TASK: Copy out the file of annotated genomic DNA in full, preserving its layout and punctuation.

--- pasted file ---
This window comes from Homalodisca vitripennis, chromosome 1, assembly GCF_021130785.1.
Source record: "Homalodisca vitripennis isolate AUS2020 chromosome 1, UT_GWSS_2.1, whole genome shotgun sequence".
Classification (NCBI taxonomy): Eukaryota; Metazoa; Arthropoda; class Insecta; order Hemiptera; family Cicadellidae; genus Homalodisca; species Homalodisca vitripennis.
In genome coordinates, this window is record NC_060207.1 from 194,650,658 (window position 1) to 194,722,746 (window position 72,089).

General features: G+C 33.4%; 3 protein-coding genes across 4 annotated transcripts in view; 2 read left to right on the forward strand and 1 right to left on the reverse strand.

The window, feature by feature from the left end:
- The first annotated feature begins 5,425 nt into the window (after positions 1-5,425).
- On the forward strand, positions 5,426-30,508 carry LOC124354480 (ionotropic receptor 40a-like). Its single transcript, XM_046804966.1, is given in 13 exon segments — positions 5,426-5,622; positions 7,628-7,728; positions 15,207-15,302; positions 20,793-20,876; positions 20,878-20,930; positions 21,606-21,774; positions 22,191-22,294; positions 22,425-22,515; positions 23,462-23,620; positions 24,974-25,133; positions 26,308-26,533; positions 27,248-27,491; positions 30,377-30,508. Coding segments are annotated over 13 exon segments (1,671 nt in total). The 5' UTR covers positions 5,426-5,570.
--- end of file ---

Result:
This window comes from Homalodisca vitripennis, chromosome 1, assembly GCF_021130785.1.
Source record: "Homalodisca vitripennis isolate AUS2020 chromosome 1, UT_GWSS_2.1, whole genome shotgun sequence".
Classification (NCBI taxonomy): Eukaryota; Metazoa; Arthropoda; class Insecta; order Hemiptera; family Cicadellidae; genus Homalodisca; species Homalodisca vitripennis.
In genome coordinates, this window is record NC_060207.1 from 194,650,658 (window position 1) to 194,722,746 (window position 72,089).

General features: G+C 33.4%; 3 protein-coding genes across 4 annotated transcripts in view; 2 read left to right on the forward strand and 1 right to left on the reverse strand.

The window, feature by feature from the left end:
- The first annotated feature begins 5,425 nt into the window (after positions 1-5,425).
- On the forward strand, positions 5,426-30,508 carry LOC124354480 (ionotropic receptor 40a-like). Its single transcript, XM_046804966.1, is given in 13 exon segments — positions 5,426-5,622; positions 7,628-7,728; positions 15,207-15,302; positions 20,793-20,876; positions 20,878-20,930; positions 21,606-21,774; positions 22,191-22,294; positions 22,425-22,515; positions 23,462-23,620; positions 24,974-25,133; positions 26,308-26,533; positions 27,248-27,491; positions 30,377-30,508. Coding segments are annotated over 13 exon segments (1,671 nt in total). The 5' UTR covers positions 5,426-5,570.